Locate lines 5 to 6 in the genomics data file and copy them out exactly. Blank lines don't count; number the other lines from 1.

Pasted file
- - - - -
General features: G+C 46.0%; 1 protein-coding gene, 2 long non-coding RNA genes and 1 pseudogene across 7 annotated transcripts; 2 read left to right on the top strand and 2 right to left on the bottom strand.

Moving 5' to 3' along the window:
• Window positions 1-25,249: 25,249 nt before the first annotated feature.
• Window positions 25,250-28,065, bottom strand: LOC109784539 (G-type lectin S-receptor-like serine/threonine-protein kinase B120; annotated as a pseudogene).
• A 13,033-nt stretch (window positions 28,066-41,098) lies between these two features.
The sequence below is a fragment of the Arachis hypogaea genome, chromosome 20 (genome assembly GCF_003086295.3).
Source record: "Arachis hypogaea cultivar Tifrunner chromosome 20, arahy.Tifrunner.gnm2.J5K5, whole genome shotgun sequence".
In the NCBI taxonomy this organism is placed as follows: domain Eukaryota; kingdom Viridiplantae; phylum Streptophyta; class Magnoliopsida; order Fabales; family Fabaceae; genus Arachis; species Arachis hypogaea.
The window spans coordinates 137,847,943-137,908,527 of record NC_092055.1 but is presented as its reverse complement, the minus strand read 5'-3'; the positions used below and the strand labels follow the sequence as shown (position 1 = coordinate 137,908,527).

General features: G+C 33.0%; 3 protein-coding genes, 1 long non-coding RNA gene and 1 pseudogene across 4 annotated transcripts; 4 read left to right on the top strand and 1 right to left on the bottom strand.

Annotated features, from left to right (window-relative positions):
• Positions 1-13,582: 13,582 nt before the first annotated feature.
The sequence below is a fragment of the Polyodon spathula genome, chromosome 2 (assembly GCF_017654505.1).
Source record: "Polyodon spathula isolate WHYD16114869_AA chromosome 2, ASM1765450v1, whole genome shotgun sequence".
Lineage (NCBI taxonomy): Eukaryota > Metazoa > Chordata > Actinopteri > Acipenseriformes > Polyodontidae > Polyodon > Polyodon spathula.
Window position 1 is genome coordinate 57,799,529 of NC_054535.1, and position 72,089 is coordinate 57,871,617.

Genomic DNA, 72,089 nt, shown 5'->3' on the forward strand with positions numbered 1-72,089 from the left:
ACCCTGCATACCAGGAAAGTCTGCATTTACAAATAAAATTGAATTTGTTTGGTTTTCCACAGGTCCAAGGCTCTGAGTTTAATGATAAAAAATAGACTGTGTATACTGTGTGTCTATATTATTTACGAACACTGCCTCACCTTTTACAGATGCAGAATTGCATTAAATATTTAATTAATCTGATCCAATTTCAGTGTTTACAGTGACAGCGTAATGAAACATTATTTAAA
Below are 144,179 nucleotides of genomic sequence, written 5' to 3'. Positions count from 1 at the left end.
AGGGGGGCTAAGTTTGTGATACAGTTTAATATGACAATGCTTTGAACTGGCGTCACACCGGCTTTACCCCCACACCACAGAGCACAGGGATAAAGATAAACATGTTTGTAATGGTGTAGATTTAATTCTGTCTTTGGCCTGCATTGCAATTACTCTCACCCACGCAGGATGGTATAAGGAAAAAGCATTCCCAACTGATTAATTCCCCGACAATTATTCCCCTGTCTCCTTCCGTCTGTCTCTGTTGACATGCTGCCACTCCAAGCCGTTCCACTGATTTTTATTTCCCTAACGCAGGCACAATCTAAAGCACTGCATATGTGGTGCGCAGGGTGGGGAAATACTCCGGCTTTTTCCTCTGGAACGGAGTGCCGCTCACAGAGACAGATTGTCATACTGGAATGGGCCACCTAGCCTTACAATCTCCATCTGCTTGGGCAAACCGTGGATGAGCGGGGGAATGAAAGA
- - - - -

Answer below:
• A 13,033-nt stretch (window positions 28,066-41,098) lies between these two features.
The sequence below is a fragment of the Arachis hypogaea genome, chromosome 20 (genome assembly GCF_003086295.3).